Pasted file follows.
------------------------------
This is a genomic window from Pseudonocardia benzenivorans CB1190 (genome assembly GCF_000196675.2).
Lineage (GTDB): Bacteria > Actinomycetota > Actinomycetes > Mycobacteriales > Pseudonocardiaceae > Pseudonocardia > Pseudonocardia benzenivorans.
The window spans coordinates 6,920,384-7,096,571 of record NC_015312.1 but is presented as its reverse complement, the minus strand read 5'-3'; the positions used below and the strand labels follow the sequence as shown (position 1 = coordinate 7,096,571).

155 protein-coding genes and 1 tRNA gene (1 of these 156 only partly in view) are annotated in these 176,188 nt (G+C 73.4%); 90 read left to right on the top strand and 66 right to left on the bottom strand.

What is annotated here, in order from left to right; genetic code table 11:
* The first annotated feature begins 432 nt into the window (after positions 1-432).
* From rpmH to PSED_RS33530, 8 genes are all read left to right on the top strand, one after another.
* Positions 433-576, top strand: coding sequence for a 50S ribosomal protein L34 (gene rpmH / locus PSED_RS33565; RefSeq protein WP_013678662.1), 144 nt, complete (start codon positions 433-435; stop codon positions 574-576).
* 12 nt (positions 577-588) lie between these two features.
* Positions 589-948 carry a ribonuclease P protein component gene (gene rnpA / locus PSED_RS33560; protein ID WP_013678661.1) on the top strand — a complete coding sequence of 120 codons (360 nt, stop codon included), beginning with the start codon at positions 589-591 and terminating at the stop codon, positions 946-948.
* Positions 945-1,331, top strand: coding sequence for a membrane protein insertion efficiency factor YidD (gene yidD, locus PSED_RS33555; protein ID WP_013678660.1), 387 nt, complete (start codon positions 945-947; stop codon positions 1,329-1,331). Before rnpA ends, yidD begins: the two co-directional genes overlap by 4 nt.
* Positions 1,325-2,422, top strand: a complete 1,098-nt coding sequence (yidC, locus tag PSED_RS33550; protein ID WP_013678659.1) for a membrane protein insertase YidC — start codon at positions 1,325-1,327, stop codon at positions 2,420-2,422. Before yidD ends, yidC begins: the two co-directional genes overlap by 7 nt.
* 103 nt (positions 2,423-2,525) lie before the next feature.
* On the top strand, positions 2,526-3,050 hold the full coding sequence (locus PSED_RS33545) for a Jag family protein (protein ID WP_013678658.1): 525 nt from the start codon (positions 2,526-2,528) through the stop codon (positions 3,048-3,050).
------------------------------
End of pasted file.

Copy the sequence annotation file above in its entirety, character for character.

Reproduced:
This is a genomic window from Pseudonocardia benzenivorans CB1190 (genome assembly GCF_000196675.2).
Lineage (GTDB): Bacteria > Actinomycetota > Actinomycetes > Mycobacteriales > Pseudonocardiaceae > Pseudonocardia > Pseudonocardia benzenivorans.
The window spans coordinates 6,920,384-7,096,571 of record NC_015312.1 but is presented as its reverse complement, the minus strand read 5'-3'; the positions used below and the strand labels follow the sequence as shown (position 1 = coordinate 7,096,571).

155 protein-coding genes and 1 tRNA gene (1 of these 156 only partly in view) are annotated in these 176,188 nt (G+C 73.4%); 90 read left to right on the top strand and 66 right to left on the bottom strand.

What is annotated here, in order from left to right; genetic code table 11:
* The first annotated feature begins 432 nt into the window (after positions 1-432).
* From rpmH to PSED_RS33530, 8 genes are all read left to right on the top strand, one after another.
* Positions 433-576, top strand: coding sequence for a 50S ribosomal protein L34 (gene rpmH / locus PSED_RS33565; RefSeq protein WP_013678662.1), 144 nt, complete (start codon positions 433-435; stop codon positions 574-576).
* 12 nt (positions 577-588) lie between these two features.
* Positions 589-948 carry a ribonuclease P protein component gene (gene rnpA / locus PSED_RS33560; protein ID WP_013678661.1) on the top strand — a complete coding sequence of 120 codons (360 nt, stop codon included), beginning with the start codon at positions 589-591 and terminating at the stop codon, positions 946-948.
* Positions 945-1,331, top strand: coding sequence for a membrane protein insertion efficiency factor YidD (gene yidD, locus PSED_RS33555; protein ID WP_013678660.1), 387 nt, complete (start codon positions 945-947; stop codon positions 1,329-1,331). Before rnpA ends, yidD begins: the two co-directional genes overlap by 4 nt.
* Positions 1,325-2,422, top strand: a complete 1,098-nt coding sequence (yidC, locus tag PSED_RS33550; protein ID WP_013678659.1) for a membrane protein insertase YidC — start codon at positions 1,325-1,327, stop codon at positions 2,420-2,422. Before yidD ends, yidC begins: the two co-directional genes overlap by 7 nt.
* 103 nt (positions 2,423-2,525) lie before the next feature.
* On the top strand, positions 2,526-3,050 hold the full coding sequence (locus PSED_RS33545) for a Jag family protein (protein ID WP_013678658.1): 525 nt from the start codon (positions 2,526-2,528) through the stop codon (positions 3,048-3,050).